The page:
Rest in Peace, Tommy.

Invitation to a wedding

Sadly, I’ve reached the time of life when I get to go to many more funerals than weddings.  Until the invitation to Mark and Kate’s nuptials arrived it had been nearly two years since I’d last witnessed a couple tying the matrimonial knot, so I was delighted to be asked.  And as an added bonus, their wedding was to take place at one of the colleges of Cambridge University, so picturesque surroundings, excellent food and plenty of fine wine were all pretty much guaranteed.

A Cambridge college makes a pictureseque wedding venue

Mark is my godson.  Also, he and his mum are pretty much the only blood relatives I have left, or at least the only ones I’m aware of.  However, I’m sad to say that I hardly know him. 

Mark lives in London, while Mrs P and I are holed up in the north Midlands.  Our paths have crossed only rarely over the years, and although he once stayed with us for a couple of days and his mum updates us from time to time on his exploits, he’s something of a mystery.

The invitation to Mark’s wedding was therefore a pleasant surprise, though not one I probably deserved given my inept performance as a godfather.  Even better, it quickly became apparent that Mark is a lovely, caring man. 

The college chapel was an intimate setting for the ceremony

Although this was his – and Kate’s – big day, Mark went out of his way to greet and make welcome all the guests, to spend loads of time chatting with them, and to find ways of ensuring those guests got to know one another.  And he also found plenty of time to be attentive to his 99 years-old wheelchair-bound maternal grandad, whom he clearly adores.

One of Mark’s cunning plans to bring the wedding guests closer together was to lay on an evening barn dance.  Such were his powers of gentle persuasion that even I took to the dance floor, for the first time in a couple of decades.  Mrs P likes barn dancing, so thanks to my godson I won myself a rare brownie point. Yes, result!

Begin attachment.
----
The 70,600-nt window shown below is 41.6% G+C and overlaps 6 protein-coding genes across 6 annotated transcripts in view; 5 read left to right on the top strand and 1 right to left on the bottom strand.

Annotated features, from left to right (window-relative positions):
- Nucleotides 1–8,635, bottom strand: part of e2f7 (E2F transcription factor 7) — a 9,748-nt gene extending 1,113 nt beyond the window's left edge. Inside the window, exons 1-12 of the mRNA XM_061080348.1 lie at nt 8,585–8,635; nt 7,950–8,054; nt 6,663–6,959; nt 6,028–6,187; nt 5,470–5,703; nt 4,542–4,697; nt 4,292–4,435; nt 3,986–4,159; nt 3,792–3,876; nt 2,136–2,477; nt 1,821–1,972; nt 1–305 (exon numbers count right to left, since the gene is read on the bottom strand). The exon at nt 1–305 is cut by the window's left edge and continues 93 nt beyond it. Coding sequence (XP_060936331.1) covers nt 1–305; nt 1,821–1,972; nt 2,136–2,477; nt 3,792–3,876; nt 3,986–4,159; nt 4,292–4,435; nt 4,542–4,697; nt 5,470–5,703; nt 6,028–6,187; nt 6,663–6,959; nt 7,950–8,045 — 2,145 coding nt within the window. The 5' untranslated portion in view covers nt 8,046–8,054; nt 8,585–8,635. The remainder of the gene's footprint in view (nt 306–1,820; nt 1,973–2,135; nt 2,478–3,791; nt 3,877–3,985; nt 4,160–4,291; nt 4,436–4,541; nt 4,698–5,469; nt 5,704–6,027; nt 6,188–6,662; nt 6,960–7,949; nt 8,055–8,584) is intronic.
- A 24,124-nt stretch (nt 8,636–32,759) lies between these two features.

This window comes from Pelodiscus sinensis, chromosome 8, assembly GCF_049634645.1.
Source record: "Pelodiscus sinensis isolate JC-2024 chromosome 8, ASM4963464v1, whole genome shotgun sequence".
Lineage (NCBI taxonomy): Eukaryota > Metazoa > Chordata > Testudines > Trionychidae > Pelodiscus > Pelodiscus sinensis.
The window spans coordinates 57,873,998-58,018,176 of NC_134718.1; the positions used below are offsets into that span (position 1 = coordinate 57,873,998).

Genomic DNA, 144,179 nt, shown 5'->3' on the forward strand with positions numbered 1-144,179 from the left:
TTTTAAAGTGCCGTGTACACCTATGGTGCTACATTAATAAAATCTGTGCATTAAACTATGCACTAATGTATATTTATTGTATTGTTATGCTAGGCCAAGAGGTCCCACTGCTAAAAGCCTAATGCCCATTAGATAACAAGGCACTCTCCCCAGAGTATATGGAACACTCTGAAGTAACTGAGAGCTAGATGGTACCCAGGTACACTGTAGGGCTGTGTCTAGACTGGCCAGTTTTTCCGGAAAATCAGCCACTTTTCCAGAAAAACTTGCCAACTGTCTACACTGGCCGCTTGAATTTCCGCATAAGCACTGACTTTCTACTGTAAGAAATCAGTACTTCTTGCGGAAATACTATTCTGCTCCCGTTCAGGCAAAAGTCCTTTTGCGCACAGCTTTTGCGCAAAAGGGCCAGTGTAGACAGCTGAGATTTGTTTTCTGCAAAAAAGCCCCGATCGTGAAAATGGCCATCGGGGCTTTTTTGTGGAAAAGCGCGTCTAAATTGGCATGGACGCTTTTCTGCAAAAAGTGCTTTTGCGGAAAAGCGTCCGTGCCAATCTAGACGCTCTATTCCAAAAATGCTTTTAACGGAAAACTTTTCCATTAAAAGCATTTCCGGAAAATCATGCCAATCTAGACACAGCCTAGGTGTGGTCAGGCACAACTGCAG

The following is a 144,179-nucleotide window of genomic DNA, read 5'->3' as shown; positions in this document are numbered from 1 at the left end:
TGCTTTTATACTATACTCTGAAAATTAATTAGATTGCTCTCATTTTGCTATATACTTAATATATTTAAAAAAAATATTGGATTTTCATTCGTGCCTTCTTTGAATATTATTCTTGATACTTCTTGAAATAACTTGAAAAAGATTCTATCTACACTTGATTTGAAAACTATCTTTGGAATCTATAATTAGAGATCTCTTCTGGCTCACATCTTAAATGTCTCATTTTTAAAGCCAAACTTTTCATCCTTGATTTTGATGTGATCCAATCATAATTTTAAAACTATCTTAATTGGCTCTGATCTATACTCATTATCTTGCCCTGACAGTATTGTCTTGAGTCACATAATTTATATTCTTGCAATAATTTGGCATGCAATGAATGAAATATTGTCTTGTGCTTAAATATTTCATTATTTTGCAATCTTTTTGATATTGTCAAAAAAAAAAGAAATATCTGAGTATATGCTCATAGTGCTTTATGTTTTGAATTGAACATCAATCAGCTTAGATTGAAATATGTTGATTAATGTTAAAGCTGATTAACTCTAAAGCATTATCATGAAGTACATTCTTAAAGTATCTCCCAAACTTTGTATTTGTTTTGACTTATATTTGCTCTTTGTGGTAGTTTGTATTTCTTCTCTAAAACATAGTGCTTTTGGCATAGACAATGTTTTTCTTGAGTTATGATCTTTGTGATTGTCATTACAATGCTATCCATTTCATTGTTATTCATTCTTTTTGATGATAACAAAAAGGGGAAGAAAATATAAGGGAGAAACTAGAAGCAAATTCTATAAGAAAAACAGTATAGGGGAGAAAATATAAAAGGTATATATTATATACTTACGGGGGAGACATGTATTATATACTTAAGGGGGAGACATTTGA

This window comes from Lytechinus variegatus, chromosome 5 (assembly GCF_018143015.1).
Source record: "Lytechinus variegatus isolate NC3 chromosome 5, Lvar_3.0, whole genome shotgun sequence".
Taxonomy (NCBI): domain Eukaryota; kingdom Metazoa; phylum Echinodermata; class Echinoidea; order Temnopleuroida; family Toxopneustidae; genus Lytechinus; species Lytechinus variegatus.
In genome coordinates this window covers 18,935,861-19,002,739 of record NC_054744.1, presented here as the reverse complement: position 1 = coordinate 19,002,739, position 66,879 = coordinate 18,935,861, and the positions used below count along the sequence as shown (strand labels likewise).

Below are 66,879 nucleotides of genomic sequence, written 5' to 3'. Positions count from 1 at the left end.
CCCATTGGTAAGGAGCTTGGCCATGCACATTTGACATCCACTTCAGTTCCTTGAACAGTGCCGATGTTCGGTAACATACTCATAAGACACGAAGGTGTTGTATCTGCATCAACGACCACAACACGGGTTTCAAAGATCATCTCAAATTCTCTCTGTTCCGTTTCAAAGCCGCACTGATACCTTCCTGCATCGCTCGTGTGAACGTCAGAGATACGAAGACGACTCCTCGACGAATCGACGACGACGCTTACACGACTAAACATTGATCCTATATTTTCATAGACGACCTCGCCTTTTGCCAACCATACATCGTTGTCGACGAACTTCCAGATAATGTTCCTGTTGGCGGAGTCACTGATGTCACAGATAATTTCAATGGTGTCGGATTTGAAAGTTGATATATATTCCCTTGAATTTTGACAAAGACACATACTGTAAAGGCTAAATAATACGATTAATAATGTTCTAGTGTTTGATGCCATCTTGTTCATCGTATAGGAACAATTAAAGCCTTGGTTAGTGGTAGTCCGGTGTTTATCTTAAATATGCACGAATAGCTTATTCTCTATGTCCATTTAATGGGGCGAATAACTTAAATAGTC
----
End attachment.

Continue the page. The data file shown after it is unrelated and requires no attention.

Moreover, I’m proud to report that I held my own in the Gay Gordons, before plumbing hitherto unimagined depths of incompetence while Stripping the Willow. 

Mrs P says the latter failure was down to her, but I think she’s just being nice: I really should learn the difference between left and right. But, despite the exhaustion and the humiliation I will confess I thoroughly enjoyed myself, though I don’t imagine I’ll be putting on a repeat performance any time soon.

Cake, cake, glorious cake!

All too soon the evening was over.  Mark and Kate left to begin their new life together.  I left, supported by my long-suffering missus, for a quiet lie down in a darkened room.  Too much wine and barn dancing can do that to a man.

I’m really pleased we made the trip to Cambridge for Mark’s big day.  Partly because families – particularly tiny ones like mine – should stick together, but mainly because he’s a thoroughly decent human being and it was good to spend a few hours in his company. 

With luck we’ll meet up with him and Kate again before too long … though probably not on the dance floor!